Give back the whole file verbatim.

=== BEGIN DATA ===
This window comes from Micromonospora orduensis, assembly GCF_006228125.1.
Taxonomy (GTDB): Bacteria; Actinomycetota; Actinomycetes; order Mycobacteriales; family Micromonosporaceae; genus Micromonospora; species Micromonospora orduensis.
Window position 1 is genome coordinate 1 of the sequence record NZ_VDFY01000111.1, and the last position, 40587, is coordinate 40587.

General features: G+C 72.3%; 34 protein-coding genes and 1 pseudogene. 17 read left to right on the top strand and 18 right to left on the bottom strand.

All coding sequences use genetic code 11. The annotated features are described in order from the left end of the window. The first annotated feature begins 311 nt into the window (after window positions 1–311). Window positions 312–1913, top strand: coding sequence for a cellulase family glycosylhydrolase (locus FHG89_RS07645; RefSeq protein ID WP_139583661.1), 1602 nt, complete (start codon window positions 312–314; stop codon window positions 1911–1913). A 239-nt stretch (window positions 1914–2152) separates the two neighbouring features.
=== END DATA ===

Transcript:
This window comes from Micromonospora orduensis, assembly GCF_006228125.1.
Taxonomy (GTDB): Bacteria; Actinomycetota; Actinomycetes; order Mycobacteriales; family Micromonosporaceae; genus Micromonospora; species Micromonospora orduensis.
Window position 1 is genome coordinate 1 of the sequence record NZ_VDFY01000111.1, and the last position, 40587, is coordinate 40587.

General features: G+C 72.3%; 34 protein-coding genes and 1 pseudogene. 17 read left to right on the top strand and 18 right to left on the bottom strand.

All coding sequences use genetic code 11. The annotated features are described in order from the left end of the window. The first annotated feature begins 311 nt into the window (after window positions 1–311). Window positions 312–1913, top strand: coding sequence for a cellulase family glycosylhydrolase (locus FHG89_RS07645; RefSeq protein ID WP_139583661.1), 1602 nt, complete (start codon window positions 312–314; stop codon window positions 1911–1913). A 239-nt stretch (window positions 1914–2152) separates the two neighbouring features.